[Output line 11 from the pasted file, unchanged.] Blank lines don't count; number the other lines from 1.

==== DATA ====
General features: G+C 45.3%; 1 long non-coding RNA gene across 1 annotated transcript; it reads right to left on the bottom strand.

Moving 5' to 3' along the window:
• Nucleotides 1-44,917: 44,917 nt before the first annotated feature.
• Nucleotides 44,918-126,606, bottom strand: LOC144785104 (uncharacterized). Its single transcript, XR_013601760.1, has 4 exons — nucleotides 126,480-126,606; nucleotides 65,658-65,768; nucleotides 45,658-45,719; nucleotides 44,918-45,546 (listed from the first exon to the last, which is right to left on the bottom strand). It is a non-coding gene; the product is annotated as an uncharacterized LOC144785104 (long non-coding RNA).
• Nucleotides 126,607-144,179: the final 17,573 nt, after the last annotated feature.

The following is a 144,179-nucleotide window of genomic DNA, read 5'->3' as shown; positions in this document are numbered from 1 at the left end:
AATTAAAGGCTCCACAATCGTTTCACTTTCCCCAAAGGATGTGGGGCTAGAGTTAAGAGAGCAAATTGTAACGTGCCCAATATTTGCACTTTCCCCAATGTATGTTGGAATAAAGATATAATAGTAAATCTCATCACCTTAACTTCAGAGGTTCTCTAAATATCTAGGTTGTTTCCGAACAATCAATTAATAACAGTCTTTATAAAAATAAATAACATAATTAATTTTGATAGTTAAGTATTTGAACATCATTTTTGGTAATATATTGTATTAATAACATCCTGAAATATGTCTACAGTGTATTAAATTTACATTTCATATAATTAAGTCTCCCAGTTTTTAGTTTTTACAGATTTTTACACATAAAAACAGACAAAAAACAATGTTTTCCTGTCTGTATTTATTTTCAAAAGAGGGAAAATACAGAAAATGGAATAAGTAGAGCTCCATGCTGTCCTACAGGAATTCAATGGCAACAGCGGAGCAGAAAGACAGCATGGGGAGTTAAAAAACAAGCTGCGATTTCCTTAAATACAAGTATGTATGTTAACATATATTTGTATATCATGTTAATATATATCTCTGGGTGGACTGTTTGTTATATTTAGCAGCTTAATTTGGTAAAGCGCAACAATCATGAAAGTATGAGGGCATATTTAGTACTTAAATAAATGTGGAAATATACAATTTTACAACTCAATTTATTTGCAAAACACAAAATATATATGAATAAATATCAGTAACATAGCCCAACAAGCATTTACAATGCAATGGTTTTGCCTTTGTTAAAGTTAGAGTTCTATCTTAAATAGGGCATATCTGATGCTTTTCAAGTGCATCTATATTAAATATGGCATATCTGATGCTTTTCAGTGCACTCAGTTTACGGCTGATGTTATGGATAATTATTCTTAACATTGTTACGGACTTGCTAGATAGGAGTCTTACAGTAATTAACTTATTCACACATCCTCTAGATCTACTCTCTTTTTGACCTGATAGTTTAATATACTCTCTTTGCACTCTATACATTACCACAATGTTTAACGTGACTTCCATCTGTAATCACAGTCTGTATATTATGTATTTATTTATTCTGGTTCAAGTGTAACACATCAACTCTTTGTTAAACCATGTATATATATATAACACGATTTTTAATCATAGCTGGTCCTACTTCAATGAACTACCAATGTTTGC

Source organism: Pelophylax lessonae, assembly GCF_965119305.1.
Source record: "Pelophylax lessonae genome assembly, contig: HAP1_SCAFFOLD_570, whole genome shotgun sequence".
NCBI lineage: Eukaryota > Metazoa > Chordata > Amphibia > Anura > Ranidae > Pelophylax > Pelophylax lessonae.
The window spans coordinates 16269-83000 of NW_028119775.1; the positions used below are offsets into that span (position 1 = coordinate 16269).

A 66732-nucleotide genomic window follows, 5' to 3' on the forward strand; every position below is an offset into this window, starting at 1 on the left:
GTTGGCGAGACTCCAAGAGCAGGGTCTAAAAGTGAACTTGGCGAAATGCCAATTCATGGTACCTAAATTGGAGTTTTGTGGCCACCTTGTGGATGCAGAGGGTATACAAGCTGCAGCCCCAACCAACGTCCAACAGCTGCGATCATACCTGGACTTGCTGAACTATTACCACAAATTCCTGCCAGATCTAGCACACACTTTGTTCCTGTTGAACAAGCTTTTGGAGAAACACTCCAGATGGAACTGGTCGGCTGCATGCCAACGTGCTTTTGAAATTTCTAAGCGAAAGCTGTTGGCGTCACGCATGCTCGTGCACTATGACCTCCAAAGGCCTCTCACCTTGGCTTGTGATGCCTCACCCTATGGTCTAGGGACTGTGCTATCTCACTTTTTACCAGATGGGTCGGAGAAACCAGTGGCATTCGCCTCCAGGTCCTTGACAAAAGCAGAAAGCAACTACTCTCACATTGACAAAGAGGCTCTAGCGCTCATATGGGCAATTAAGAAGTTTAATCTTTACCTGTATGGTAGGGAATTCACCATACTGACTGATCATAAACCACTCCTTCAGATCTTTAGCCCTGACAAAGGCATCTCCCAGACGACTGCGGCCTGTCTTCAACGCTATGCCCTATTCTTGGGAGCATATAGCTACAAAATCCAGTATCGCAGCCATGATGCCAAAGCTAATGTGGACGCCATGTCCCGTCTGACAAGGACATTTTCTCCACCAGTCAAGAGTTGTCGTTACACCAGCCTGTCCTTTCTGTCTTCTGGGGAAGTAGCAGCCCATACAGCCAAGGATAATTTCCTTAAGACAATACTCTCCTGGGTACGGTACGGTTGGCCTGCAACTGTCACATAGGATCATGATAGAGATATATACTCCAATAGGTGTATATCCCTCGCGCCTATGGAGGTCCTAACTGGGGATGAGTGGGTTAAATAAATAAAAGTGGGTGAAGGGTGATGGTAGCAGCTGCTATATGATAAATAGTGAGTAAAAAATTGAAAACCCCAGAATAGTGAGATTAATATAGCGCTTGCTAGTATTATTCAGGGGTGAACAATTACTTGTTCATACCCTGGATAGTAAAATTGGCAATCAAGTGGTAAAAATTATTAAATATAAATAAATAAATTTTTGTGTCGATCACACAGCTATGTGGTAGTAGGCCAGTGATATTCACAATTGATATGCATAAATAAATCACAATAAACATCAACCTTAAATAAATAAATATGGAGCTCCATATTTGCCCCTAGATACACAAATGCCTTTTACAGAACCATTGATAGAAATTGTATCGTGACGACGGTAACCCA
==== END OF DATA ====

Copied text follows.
The window spans coordinates 16269-83000 of NW_028119775.1; the positions used below are offsets into that span (position 1 = coordinate 16269).